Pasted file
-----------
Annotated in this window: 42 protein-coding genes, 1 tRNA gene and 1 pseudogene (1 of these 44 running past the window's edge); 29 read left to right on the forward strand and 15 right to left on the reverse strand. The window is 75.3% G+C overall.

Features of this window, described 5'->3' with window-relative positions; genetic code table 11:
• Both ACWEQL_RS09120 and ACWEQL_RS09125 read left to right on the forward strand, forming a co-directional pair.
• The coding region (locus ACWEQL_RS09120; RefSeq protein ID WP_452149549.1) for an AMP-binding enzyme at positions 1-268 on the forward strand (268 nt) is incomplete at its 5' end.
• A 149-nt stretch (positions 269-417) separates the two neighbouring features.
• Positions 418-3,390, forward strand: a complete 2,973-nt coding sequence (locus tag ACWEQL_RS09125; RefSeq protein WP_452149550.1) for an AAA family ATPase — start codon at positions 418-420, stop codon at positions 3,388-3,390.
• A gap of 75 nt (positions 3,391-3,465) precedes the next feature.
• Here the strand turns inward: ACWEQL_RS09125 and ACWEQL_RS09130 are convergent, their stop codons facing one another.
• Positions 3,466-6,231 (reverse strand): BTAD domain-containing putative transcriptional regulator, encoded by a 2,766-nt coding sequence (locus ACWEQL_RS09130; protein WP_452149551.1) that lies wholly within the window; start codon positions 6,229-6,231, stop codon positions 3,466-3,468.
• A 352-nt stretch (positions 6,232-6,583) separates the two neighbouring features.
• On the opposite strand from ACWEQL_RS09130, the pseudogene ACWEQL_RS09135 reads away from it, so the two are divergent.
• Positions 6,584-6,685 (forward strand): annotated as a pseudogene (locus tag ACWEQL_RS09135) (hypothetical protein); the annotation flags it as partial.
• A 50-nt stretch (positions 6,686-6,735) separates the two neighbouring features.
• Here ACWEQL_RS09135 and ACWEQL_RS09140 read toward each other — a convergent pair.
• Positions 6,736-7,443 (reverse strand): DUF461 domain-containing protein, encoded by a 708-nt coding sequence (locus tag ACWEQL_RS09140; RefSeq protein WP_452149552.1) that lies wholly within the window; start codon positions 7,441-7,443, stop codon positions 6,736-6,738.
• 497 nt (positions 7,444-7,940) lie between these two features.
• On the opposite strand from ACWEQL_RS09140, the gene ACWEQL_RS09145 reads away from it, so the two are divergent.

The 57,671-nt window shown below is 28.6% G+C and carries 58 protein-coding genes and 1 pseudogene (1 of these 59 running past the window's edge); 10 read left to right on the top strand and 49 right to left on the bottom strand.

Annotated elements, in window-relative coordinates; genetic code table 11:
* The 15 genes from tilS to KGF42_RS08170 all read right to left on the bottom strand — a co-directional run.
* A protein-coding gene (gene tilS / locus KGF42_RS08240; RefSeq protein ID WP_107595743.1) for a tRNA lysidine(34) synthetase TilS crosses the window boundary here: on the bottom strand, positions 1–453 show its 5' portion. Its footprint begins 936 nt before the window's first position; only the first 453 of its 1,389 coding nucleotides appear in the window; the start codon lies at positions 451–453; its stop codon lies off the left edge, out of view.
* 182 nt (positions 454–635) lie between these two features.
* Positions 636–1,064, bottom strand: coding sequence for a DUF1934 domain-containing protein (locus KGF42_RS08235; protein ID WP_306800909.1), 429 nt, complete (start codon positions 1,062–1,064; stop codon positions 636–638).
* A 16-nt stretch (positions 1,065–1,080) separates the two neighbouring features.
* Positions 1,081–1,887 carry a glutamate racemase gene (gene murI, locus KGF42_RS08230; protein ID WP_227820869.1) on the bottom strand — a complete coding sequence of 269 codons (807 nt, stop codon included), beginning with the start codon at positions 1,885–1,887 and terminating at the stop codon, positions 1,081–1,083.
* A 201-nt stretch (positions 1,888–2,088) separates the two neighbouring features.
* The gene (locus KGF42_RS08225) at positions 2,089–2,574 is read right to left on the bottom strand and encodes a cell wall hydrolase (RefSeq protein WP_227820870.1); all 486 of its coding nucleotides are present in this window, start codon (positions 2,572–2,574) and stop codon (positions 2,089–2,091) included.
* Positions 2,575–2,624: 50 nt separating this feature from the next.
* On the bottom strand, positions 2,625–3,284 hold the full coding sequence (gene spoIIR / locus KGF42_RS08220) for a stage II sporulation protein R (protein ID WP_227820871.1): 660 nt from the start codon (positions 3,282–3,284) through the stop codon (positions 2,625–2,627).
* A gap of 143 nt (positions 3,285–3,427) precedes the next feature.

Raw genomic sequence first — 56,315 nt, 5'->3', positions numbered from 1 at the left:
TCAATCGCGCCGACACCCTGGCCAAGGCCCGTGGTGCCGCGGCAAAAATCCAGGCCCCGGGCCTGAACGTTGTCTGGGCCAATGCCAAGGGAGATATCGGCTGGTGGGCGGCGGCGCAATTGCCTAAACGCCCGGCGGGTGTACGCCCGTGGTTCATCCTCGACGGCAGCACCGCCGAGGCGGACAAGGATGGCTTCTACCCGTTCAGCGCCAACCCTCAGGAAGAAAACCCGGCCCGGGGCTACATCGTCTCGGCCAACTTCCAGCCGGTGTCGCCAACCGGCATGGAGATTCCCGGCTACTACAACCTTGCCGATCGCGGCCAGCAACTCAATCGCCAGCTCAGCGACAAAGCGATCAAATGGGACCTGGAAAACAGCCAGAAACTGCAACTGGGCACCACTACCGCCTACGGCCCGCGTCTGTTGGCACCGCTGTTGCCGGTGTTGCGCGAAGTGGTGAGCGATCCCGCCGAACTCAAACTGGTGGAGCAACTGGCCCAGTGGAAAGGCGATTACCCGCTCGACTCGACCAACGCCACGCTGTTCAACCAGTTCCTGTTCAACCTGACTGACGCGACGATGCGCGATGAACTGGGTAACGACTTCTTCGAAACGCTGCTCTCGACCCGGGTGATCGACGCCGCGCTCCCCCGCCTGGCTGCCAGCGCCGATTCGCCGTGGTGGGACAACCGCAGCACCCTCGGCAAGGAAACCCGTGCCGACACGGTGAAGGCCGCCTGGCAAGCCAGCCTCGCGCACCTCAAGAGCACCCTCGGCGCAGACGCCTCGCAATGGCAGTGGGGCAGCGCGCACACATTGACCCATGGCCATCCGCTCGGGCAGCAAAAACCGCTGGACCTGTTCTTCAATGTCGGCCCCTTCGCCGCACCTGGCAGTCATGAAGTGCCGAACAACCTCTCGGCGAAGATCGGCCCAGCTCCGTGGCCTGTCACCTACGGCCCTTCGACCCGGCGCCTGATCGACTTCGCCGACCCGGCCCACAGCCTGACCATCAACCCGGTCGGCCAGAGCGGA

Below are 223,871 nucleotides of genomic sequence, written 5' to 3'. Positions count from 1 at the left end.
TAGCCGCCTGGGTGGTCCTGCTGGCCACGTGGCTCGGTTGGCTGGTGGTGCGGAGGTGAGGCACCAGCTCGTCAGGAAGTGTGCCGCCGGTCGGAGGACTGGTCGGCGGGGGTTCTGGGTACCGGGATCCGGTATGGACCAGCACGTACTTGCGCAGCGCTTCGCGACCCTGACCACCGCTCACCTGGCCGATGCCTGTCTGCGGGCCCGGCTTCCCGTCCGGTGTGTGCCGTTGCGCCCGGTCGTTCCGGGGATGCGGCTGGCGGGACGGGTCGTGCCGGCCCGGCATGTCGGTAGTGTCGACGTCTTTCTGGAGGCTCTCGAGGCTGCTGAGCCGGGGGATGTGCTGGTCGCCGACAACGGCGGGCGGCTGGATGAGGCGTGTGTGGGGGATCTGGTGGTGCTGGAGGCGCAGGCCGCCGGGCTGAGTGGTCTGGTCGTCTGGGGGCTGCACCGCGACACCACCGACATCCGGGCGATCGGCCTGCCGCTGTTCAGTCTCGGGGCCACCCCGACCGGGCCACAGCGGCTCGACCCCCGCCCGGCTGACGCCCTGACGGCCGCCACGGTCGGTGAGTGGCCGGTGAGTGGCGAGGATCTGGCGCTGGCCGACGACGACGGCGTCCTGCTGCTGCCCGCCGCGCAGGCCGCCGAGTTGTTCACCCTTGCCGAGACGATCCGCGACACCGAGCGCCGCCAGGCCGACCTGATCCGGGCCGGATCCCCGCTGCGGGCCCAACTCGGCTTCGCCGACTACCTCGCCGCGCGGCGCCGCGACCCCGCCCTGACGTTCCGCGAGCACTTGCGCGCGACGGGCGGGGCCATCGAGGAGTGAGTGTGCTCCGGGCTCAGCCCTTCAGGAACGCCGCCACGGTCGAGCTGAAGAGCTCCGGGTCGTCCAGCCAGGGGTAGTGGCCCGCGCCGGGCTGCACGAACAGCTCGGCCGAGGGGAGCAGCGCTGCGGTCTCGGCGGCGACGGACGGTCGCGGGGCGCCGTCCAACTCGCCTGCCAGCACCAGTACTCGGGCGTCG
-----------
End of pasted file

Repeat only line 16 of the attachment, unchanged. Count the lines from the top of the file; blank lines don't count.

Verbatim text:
• 497 nt (positions 7,444-7,940) lie between these two features.